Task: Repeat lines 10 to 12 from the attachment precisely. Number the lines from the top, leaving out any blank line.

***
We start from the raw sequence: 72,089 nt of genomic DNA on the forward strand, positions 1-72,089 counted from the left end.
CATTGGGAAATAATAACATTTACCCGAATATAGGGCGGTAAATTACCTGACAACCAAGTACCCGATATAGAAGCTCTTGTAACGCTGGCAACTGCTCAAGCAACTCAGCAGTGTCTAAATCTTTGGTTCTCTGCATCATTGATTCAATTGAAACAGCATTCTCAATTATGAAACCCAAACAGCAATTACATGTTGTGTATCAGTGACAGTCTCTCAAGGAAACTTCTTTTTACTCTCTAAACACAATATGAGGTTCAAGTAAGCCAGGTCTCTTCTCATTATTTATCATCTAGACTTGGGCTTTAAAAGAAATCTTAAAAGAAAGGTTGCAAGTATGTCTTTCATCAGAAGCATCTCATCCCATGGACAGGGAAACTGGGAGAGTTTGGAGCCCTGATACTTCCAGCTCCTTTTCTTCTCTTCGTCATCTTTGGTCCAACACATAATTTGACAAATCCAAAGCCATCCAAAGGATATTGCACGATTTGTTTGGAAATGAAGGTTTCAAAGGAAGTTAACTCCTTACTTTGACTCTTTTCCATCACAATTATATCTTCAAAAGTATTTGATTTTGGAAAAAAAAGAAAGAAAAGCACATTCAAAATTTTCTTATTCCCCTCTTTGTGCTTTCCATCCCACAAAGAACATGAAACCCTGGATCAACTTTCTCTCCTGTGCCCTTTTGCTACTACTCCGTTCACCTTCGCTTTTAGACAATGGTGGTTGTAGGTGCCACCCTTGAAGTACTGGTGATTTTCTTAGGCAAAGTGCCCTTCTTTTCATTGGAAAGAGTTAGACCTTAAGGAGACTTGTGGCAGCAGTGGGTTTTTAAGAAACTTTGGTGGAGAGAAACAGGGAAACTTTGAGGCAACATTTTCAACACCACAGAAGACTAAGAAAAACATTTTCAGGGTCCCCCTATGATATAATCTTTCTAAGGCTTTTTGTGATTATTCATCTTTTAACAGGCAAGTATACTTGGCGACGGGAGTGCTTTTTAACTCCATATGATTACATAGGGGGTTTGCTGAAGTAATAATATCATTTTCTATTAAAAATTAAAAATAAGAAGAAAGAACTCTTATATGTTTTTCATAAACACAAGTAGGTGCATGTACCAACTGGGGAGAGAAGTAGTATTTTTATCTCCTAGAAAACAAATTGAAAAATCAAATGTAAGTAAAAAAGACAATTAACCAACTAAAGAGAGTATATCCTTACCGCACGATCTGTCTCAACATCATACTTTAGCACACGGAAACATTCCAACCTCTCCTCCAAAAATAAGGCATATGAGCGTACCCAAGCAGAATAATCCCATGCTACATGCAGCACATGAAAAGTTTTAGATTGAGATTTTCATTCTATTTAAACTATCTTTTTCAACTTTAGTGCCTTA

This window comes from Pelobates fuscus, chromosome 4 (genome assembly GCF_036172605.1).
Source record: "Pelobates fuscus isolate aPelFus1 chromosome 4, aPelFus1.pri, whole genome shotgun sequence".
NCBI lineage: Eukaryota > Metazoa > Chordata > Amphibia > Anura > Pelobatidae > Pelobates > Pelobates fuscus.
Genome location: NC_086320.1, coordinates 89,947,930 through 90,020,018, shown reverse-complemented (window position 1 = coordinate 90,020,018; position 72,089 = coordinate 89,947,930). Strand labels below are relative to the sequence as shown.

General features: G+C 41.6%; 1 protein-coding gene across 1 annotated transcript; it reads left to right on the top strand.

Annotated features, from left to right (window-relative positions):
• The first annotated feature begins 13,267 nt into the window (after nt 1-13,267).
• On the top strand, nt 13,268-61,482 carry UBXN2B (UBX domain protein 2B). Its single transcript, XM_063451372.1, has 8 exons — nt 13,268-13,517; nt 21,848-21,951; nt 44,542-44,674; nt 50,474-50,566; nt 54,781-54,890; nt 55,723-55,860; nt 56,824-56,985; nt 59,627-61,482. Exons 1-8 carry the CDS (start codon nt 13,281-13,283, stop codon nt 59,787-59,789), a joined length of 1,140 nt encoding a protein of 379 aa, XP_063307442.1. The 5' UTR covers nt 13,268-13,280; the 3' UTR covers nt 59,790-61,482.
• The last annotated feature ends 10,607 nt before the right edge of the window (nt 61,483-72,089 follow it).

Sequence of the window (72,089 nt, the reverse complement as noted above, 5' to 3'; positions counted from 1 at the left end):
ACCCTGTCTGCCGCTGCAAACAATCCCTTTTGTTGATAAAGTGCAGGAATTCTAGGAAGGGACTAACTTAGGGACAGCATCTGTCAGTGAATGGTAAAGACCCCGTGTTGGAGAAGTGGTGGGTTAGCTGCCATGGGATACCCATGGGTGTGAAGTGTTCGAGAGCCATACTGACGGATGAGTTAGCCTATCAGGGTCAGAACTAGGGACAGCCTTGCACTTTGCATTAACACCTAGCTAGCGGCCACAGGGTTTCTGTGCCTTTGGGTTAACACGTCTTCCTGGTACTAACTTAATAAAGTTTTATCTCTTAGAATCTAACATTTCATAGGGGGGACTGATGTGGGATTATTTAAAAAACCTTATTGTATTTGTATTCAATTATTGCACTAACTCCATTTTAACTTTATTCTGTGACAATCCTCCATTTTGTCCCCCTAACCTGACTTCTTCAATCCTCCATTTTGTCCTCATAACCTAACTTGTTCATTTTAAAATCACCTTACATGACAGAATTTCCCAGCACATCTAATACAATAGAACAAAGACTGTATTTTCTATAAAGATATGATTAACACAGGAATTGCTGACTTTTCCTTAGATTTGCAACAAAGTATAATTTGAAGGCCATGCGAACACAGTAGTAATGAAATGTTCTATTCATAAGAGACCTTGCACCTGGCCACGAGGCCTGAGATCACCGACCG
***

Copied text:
• On the top strand, nt 13,268-61,482 carry UBXN2B (UBX domain protein 2B). Its single transcript, XM_063451372.1, has 8 exons — nt 13,268-13,517; nt 21,848-21,951; nt 44,542-44,674; nt 50,474-50,566; nt 54,781-54,890; nt 55,723-55,860; nt 56,824-56,985; nt 59,627-61,482. Exons 1-8 carry the CDS (start codon nt 13,281-13,283, stop codon nt 59,787-59,789), a joined length of 1,140 nt encoding a protein of 379 aa, XP_063307442.1. The 5' UTR covers nt 13,268-13,280; the 3' UTR covers nt 59,790-61,482.
• The last annotated feature ends 10,607 nt before the right edge of the window (nt 61,483-72,089 follow it).

Sequence of the window (72,089 nt, the reverse complement as noted above, 5' to 3'; positions counted from 1 at the left end):